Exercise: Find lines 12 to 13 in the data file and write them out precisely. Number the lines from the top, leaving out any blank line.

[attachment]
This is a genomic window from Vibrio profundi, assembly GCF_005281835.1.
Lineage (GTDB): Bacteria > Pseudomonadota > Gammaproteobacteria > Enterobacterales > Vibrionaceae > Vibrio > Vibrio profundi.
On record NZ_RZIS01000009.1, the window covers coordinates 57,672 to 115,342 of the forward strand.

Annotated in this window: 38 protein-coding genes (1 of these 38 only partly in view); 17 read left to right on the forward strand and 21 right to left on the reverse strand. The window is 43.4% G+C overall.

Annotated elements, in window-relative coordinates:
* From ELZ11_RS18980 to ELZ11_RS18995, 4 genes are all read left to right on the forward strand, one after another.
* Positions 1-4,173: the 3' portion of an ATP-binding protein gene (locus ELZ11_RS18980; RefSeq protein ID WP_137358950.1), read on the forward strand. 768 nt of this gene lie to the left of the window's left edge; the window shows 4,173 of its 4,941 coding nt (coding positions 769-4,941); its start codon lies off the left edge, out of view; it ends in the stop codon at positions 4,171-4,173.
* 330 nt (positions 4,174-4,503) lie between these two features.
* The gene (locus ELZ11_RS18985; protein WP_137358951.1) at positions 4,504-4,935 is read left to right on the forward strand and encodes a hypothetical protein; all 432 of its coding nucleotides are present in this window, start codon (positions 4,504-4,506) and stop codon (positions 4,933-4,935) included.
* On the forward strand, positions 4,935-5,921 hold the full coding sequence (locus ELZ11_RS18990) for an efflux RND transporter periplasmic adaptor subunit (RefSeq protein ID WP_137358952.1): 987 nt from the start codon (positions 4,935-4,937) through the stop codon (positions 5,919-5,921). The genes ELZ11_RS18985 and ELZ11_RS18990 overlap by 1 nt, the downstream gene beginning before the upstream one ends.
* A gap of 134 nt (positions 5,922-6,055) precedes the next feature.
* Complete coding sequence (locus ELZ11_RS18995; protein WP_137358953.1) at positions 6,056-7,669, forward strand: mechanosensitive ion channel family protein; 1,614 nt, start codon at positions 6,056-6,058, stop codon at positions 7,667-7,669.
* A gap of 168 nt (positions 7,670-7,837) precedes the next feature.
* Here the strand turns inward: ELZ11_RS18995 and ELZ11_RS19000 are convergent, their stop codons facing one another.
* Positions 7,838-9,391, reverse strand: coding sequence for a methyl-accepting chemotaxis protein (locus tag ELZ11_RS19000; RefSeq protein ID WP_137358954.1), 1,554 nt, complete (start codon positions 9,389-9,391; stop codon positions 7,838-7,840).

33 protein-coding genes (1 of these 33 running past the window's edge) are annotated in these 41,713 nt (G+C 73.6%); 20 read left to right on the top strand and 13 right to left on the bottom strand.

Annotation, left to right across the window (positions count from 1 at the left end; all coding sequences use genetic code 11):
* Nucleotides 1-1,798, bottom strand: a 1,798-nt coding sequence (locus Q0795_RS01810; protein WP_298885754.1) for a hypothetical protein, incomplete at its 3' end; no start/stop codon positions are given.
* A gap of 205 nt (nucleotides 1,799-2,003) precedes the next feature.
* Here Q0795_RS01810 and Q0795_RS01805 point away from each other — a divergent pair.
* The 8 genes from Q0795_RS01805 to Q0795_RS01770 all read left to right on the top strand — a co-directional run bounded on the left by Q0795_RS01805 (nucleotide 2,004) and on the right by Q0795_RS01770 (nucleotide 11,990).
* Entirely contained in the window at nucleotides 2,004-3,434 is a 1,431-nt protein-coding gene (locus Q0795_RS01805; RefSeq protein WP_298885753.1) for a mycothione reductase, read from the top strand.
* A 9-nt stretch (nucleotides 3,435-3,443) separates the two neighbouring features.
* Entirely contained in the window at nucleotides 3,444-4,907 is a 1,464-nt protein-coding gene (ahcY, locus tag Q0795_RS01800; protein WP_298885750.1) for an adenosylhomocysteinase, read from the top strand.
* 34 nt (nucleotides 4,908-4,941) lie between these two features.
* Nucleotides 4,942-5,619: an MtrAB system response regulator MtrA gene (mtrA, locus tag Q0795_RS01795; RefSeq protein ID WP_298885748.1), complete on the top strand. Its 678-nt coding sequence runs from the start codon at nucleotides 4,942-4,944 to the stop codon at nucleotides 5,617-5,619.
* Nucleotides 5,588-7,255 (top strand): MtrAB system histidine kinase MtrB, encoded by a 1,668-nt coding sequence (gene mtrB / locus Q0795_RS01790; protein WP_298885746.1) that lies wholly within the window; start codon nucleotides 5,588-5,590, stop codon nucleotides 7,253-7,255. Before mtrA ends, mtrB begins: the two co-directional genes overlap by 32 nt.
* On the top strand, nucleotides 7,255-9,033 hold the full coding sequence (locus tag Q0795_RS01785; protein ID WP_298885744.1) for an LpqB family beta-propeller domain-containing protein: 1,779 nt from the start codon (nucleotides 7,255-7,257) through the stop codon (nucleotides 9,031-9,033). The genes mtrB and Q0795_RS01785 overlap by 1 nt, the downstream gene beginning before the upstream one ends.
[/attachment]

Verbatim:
* Complete coding sequence (locus ELZ11_RS18995; protein WP_137358953.1) at positions 6,056-7,669, forward strand: mechanosensitive ion channel family protein; 1,614 nt, start codon at positions 6,056-6,058, stop codon at positions 7,667-7,669.
* A gap of 168 nt (positions 7,670-7,837) precedes the next feature.